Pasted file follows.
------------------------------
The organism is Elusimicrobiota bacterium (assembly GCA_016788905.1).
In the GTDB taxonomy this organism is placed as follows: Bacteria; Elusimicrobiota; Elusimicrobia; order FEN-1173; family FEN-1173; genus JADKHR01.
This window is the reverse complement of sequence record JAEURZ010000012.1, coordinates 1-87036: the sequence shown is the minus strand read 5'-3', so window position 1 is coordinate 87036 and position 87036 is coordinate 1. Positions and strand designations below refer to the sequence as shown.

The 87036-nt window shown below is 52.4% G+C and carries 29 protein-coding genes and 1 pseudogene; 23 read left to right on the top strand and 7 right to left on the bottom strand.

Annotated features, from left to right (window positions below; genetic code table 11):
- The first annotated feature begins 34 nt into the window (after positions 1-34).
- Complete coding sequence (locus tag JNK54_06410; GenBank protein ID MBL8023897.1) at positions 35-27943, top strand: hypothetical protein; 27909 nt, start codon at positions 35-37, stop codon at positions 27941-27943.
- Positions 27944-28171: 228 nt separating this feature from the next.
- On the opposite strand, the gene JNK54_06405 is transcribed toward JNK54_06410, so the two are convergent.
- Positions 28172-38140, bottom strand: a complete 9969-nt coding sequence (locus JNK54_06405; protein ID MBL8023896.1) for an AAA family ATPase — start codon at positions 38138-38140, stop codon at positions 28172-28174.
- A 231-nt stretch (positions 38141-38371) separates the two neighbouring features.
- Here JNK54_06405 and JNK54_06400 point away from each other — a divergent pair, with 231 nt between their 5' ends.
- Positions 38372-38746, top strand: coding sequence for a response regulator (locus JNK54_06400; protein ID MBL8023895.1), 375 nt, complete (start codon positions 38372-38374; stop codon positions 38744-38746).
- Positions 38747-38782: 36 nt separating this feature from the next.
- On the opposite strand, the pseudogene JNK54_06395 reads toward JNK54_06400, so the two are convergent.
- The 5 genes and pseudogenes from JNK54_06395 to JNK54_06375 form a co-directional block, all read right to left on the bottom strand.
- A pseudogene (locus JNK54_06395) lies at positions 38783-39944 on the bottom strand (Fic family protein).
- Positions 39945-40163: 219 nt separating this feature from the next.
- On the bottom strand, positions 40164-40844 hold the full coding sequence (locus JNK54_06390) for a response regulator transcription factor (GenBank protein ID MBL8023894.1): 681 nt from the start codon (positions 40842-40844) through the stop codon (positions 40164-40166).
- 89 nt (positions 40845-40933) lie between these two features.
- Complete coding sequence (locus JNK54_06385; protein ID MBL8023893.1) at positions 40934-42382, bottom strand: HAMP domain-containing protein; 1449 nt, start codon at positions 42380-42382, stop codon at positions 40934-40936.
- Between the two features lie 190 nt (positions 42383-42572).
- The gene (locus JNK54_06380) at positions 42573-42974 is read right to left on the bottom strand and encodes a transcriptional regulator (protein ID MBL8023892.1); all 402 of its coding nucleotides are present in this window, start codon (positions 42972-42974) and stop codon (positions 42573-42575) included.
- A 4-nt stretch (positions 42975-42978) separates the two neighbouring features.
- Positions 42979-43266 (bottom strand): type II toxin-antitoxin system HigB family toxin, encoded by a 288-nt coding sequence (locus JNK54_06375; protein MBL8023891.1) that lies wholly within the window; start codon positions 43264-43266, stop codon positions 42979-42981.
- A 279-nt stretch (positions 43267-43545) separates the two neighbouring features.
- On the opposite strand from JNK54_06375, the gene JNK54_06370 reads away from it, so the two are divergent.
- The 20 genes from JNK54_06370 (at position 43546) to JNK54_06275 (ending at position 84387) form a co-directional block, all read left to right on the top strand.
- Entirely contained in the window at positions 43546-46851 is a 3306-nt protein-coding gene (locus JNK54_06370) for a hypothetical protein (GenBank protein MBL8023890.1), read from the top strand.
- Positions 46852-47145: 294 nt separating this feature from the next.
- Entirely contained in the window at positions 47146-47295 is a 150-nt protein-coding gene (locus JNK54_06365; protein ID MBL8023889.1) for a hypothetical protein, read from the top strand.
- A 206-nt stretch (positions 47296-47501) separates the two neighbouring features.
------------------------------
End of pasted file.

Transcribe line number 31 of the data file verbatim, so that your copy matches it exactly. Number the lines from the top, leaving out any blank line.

- Entirely contained in the window at positions 47146-47295 is a 150-nt protein-coding gene (locus JNK54_06365; protein ID MBL8023889.1) for a hypothetical protein, read from the top strand.